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U-Multirank: French HEIs top internationalisation league table

User-driven global higher education league table, U-Multirank, has released its second annual internationalisation rankings, with just over one in 10 universities analysed achieving the top scores available in four different internationalisation metrics.
February 9 2015
3 Min Read

French institutions have performed particularly well in the second annual internationalisation rankings from user-driven global higher education U-Multirank rankings, while all 27 of 237 institutions analysed which achieved the top scores available are in Europe.

This is the first year U-Multirank has published a ‘ready-made’ table comparing how institutions perform in the area of internationalisation.

The top-achieving 27 institutions achieved an ‘A’ grade in each of the four metrics: incoming and outgoing student mobility; proportion of international staff; international joint publications; and international doctorate degrees.

The list is a unique cross-section of universities, business schools and other types of education institution.

France leads the rankings, with six institutions attaining top marks across the board, followed by Austria, with four, while Belgium and the Netherlands each had three.

Among the top-ranked institutions are EPF de Lausanne, HEC Paris, Dublin City University in Ireland, University of Innsbruck in Austria and Technical University Denmark.

The ranking considered 237 universities deemed to be active in the area of internationalisation, with 7.5% or more of their student body being foreign degree seeking students. Of these, 187 are in the EU or EEA.

Gero Federkeil, U-Multirank project coordinator, told The PIE News that it was encouraging to see such a range of institutions had achieved the top results.

The top-achieving institutions achieved an ‘A’ grade in four internationalisation metrics

“It was interesting to see that it was not just universities focusing on research that achieved highly, but there was a range of institutions – specialist colleges and business schools, for example,” he commented.

Just 11 of the 27 institutions feature in the top 200 of the 2014 Times Higher Education ranking, and Frans van Vught, another of the U-Multirank project leaders, commented: “These rankings identify high-performing universities not captured by other rankings with their heavy research focus.”

“Achieving four ‘A’ scores for international orientation is a significant achievement,” he added. “Not many institutions are ever likely to accomplish it.”

“These rankings identify high-performing universities not captured by other rankings with their heavy research focus”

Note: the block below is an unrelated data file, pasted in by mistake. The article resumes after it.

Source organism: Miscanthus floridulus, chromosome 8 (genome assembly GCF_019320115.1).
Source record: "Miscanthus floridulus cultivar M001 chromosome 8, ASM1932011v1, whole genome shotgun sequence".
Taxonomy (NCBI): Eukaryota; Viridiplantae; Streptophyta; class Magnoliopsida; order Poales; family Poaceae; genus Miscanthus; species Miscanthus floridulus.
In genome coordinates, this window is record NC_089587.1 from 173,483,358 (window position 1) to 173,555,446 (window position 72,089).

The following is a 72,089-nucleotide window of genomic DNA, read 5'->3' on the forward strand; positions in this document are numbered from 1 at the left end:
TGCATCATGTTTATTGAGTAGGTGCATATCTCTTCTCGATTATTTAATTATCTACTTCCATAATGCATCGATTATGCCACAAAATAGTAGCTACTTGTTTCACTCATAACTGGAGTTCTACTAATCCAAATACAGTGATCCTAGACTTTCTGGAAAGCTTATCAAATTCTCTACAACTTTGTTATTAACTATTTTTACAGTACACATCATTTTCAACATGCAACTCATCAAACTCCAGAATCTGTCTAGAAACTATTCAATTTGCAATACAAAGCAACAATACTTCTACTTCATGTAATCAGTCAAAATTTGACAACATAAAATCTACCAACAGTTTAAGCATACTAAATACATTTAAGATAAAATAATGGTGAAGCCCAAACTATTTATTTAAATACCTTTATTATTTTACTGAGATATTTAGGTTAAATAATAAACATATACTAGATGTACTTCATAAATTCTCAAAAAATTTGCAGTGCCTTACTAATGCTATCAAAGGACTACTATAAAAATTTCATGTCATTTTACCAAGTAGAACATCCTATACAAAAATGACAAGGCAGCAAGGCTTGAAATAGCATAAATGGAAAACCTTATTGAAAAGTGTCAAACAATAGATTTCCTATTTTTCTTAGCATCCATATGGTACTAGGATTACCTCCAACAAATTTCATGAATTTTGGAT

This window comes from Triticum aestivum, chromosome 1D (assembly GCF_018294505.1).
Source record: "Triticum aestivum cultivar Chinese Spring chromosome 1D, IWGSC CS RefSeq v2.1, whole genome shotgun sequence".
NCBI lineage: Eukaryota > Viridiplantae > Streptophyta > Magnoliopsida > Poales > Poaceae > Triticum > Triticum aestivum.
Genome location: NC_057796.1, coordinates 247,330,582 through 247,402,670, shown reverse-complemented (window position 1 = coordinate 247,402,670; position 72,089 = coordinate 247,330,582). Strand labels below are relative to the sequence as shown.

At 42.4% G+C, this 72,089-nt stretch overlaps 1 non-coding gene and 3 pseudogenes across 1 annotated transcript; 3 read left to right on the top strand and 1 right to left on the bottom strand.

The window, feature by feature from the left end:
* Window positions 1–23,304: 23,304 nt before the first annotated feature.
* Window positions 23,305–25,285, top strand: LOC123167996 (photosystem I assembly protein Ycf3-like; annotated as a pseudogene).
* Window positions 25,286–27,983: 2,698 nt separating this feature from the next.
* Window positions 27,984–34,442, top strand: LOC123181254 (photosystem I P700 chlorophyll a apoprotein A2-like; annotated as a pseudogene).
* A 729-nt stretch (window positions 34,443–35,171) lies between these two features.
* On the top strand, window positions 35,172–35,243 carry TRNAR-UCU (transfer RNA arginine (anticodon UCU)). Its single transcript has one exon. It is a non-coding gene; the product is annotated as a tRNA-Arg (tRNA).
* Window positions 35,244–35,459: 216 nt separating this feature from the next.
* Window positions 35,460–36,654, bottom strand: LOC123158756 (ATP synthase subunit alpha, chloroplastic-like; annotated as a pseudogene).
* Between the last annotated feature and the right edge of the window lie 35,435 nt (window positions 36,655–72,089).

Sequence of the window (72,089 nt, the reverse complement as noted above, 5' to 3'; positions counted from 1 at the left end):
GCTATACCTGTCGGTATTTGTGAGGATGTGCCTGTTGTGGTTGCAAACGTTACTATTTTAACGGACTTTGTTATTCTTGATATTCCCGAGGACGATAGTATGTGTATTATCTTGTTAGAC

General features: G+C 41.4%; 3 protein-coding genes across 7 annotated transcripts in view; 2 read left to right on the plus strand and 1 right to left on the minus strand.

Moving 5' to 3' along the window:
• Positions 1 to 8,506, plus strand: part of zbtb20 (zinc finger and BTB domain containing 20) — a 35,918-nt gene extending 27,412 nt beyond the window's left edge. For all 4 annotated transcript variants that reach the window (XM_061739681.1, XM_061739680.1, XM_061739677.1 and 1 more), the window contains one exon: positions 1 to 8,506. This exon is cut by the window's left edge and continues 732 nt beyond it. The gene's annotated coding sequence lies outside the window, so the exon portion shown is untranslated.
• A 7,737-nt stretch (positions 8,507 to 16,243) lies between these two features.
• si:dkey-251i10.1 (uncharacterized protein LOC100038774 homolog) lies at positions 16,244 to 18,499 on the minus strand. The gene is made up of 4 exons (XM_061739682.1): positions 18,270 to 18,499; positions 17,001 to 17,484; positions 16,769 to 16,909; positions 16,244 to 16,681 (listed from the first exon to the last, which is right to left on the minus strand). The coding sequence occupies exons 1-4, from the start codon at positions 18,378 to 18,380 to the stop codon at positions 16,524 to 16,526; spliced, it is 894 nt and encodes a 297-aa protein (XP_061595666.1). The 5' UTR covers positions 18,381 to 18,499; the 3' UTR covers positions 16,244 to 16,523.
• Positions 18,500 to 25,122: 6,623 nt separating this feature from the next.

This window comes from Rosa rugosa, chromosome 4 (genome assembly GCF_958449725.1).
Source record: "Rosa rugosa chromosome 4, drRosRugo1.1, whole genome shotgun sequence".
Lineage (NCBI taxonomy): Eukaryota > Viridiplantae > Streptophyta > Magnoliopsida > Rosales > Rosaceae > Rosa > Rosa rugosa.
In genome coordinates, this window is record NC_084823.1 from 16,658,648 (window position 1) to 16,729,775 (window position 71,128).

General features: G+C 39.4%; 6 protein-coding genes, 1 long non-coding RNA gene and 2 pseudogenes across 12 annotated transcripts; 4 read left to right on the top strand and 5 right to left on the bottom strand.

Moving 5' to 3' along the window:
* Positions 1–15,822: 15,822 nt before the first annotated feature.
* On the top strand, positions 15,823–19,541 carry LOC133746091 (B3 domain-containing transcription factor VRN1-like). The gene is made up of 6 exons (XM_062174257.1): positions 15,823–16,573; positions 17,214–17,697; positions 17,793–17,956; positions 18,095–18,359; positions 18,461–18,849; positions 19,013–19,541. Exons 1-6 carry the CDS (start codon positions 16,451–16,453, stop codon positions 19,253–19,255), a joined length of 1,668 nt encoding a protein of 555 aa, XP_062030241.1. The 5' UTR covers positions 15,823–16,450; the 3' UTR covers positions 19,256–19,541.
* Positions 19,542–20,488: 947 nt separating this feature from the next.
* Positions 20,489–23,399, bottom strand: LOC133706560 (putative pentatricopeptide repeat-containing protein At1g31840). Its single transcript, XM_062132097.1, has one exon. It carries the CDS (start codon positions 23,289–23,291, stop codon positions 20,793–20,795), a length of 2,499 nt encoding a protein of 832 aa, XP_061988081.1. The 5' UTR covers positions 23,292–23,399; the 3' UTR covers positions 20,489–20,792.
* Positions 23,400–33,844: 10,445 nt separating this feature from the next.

HEC Paris performed especially well, scoring in the top 10 on three of the four assessed indicators; while the University of St. Gallen and Central European University Budapest both appeared in the top 10 achieving universities in two categories.

“HEC Paris made a deliberate decision approximately 20 years ago to go international,” a spokesperson told The PIE News. “We are proud to see that our strategy has achieved recognition. There is still much to be done but excellence usually goes with​ diversity!”

Institutions are assessed at both institutional and then field level for four subjects: mechanical and electrical engineering, physics and business studies.

At the field level, institutions were assessed based on four criteria: international orientation of Masters programmes; international research grants; international joint publications; and international doctorate degrees.

EPF de Lausanne and ETH Zurich both achieved an ‘A’ grade across all four categories in both the mechanical engineering and electrical engineering fields, while Ecole Centrale de Nantes also achieved top marks across the board in mechanical engineering.

Free University Brussels and Tilburg University both achieved four ‘A’s for international orientation for business studies, while none did in the physics field.

A second edition of the rankings covering five dimensions of university performance is due for release at the end of March 2015, covering a broader range of subjects than last year’s publication, adding psychology, computer science and medicine.

U-Multirank was launched last year, and is based on a combination of information supplied by institutions; data from international bibliometric and patent databases; and surveys of more than 60,000 students at participating universities.

Initially the ranking was backed by €2m in EU funding, and Federkeil confirmed that the ranking’s organisers are “looking into” more sustainable funding models for the future.

However, he said that it was “not planning to go down the commercial route” taken by other rankings companies QS and THE of charging universities for data or consultation services.

See the full list of top-ranked institution for internationalisation below:

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